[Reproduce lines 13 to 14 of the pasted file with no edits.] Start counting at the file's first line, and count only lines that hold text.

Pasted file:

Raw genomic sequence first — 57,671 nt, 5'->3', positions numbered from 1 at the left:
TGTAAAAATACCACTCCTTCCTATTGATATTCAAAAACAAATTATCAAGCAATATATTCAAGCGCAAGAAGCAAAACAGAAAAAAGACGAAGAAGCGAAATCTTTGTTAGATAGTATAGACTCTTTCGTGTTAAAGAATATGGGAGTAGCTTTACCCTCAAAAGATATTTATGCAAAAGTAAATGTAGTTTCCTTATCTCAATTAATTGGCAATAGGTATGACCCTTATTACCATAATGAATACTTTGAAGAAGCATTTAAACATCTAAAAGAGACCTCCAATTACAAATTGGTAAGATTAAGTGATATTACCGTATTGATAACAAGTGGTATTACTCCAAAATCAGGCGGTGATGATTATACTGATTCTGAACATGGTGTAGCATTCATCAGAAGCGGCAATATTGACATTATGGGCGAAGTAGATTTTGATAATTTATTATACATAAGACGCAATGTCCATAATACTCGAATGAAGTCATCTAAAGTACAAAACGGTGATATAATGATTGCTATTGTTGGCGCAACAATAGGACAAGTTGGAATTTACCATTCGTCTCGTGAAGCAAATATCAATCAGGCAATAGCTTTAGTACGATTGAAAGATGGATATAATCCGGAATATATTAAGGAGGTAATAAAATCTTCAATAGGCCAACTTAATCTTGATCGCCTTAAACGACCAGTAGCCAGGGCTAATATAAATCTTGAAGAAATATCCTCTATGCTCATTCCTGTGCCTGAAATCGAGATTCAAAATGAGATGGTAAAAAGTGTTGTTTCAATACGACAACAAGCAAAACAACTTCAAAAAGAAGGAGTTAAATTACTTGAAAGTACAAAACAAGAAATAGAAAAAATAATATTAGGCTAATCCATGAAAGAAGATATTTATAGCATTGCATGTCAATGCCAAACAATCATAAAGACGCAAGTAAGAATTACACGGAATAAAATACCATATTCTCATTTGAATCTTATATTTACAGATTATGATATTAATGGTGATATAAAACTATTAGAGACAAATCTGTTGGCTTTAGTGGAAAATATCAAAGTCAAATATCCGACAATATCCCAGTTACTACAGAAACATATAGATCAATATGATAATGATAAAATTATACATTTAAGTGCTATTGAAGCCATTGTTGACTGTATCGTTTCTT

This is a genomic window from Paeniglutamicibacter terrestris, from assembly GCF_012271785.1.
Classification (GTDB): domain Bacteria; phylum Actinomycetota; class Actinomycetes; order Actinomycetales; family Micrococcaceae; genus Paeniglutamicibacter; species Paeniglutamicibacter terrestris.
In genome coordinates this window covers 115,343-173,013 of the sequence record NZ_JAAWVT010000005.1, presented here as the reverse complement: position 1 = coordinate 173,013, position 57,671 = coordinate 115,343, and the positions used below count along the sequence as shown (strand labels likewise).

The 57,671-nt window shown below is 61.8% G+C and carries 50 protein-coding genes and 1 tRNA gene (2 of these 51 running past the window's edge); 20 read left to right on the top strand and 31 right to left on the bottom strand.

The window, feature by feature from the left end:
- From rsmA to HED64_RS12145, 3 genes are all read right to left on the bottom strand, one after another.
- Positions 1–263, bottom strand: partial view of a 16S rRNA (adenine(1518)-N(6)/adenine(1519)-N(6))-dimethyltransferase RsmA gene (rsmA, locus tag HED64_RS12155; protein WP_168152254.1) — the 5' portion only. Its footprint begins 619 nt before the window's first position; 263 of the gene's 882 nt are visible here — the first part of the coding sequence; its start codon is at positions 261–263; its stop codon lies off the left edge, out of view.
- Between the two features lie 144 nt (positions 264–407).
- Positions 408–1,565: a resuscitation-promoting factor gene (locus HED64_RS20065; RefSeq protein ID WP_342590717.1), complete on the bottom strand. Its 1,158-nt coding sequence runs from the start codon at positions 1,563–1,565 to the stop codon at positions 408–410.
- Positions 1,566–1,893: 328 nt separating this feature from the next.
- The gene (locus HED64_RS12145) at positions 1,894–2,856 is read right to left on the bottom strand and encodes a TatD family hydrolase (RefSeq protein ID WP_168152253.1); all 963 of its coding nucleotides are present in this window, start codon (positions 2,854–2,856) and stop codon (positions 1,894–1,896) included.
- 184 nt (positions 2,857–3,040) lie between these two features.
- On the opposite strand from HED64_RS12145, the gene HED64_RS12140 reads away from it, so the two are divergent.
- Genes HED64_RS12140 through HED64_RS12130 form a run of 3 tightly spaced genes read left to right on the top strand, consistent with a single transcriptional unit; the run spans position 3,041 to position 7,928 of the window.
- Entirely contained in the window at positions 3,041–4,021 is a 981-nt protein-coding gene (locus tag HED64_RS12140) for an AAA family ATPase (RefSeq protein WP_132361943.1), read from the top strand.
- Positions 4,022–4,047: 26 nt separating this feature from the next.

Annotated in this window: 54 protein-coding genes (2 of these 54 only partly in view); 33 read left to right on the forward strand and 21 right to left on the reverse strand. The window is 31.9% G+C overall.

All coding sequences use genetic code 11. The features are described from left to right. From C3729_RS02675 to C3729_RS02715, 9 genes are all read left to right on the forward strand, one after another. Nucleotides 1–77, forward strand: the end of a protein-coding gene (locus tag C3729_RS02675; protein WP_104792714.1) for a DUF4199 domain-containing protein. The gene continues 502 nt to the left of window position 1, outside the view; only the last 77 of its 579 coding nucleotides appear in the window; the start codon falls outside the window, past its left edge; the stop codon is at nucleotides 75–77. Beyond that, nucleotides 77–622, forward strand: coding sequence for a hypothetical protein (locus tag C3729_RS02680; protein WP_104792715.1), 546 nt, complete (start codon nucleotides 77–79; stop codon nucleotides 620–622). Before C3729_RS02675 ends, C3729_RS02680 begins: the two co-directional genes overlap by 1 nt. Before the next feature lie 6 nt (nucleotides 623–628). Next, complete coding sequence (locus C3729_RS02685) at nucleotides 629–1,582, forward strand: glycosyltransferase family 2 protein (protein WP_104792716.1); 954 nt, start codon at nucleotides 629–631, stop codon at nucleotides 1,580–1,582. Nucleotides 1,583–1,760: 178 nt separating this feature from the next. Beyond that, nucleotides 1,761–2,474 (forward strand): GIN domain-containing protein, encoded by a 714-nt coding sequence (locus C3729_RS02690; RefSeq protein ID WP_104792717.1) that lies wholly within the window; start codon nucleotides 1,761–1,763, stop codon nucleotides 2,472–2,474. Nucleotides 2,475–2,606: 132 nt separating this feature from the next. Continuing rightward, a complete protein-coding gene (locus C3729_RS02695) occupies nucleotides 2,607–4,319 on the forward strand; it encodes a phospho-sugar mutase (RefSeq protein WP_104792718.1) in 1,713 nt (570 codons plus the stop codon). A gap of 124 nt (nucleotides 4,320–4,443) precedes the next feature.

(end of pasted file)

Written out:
- The gene (locus HED64_RS12145) at positions 1,894–2,856 is read right to left on the bottom strand and encodes a TatD family hydrolase (RefSeq protein ID WP_168152253.1); all 963 of its coding nucleotides are present in this window, start codon (positions 2,854–2,856) and stop codon (positions 1,894–1,896) included.
- 184 nt (positions 2,857–3,040) lie between these two features.